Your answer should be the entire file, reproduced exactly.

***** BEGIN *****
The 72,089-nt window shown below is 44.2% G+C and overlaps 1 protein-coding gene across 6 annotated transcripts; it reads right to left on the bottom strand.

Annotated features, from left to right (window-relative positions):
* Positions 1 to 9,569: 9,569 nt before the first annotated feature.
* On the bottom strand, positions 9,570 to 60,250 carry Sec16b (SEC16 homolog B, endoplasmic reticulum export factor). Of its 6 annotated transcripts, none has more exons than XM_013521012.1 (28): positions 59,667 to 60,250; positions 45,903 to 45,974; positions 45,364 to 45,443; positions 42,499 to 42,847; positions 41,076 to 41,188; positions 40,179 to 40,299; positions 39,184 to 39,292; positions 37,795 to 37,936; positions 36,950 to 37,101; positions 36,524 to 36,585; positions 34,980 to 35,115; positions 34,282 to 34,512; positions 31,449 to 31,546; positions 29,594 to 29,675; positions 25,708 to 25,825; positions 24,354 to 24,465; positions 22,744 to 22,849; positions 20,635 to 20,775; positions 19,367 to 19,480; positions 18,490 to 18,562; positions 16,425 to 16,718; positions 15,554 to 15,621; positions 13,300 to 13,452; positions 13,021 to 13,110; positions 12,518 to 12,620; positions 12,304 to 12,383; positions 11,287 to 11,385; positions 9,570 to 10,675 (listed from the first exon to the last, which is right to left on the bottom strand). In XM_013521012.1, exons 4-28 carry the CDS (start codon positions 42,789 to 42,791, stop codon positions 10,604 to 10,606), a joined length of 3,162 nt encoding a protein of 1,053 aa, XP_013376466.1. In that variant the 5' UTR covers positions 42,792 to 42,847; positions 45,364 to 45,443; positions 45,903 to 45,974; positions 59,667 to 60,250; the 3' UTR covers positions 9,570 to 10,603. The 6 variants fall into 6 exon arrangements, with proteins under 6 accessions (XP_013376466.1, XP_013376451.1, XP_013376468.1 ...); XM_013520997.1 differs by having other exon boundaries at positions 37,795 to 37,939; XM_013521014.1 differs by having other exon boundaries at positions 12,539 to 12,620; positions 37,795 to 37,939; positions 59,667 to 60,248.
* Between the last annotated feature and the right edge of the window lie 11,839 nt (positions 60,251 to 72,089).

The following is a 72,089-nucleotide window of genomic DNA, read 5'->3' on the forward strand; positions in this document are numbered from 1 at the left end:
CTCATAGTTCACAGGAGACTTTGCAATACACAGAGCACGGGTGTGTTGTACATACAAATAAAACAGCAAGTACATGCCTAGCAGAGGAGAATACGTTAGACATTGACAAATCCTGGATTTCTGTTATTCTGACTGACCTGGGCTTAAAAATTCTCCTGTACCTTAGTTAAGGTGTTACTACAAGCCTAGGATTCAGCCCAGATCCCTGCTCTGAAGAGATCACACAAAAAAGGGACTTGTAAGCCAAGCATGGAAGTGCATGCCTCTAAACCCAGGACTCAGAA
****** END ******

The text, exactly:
The 72,089-nt window shown below is 44.2% G+C and overlaps 1 protein-coding gene across 6 annotated transcripts; it reads right to left on the bottom strand.

Annotated features, from left to right (window-relative positions):
* Positions 1 to 9,569: 9,569 nt before the first annotated feature.
* On the bottom strand, positions 9,570 to 60,250 carry Sec16b (SEC16 homolog B, endoplasmic reticulum export factor). Of its 6 annotated transcripts, none has more exons than XM_013521012.1 (28): positions 59,667 to 60,250; positions 45,903 to 45,974; positions 45,364 to 45,443; positions 42,499 to 42,847; positions 41,076 to 41,188; positions 40,179 to 40,299; positions 39,184 to 39,292; positions 37,795 to 37,936; positions 36,950 to 37,101; positions 36,524 to 36,585; positions 34,980 to 35,115; positions 34,282 to 34,512; positions 31,449 to 31,546; positions 29,594 to 29,675; positions 25,708 to 25,825; positions 24,354 to 24,465; positions 22,744 to 22,849; positions 20,635 to 20,775; positions 19,367 to 19,480; positions 18,490 to 18,562; positions 16,425 to 16,718; positions 15,554 to 15,621; positions 13,300 to 13,452; positions 13,021 to 13,110; positions 12,518 to 12,620; positions 12,304 to 12,383; positions 11,287 to 11,385; positions 9,570 to 10,675 (listed from the first exon to the last, which is right to left on the bottom strand). In XM_013521012.1, exons 4-28 carry the CDS (start codon positions 42,789 to 42,791, stop codon positions 10,604 to 10,606), a joined length of 3,162 nt encoding a protein of 1,053 aa, XP_013376466.1. In that variant the 5' UTR covers positions 42,792 to 42,847; positions 45,364 to 45,443; positions 45,903 to 45,974; positions 59,667 to 60,250; the 3' UTR covers positions 9,570 to 10,603. The 6 variants fall into 6 exon arrangements, with proteins under 6 accessions (XP_013376466.1, XP_013376451.1, XP_013376468.1 ...); XM_013520997.1 differs by having other exon boundaries at positions 37,795 to 37,939; XM_013521014.1 differs by having other exon boundaries at positions 12,539 to 12,620; positions 37,795 to 37,939; positions 59,667 to 60,248.
* Between the last annotated feature and the right edge of the window lie 11,839 nt (positions 60,251 to 72,089).

The following is a 72,089-nucleotide window of genomic DNA, read 5'->3' on the forward strand; positions in this document are numbered from 1 at the left end:
CTCATAGTTCACAGGAGACTTTGCAATACACAGAGCACGGGTGTGTTGTACATACAAATAAAACAGCAAGTACATGCCTAGCAGAGGAGAATACGTTAGACATTGACAAATCCTGGATTTCTGTTATTCTGACTGACCTGGGCTTAAAAATTCTCCTGTACCTTAGTTAAGGTGTTACTACAAGCCTAGGATTCAGCCCAGATCCCTGCTCTGAAGAGATCACACAAAAAAGGGACTTGTAAGCCAAGCATGGAAGTGCATGCCTCTAAACCCAGGACTCAGAA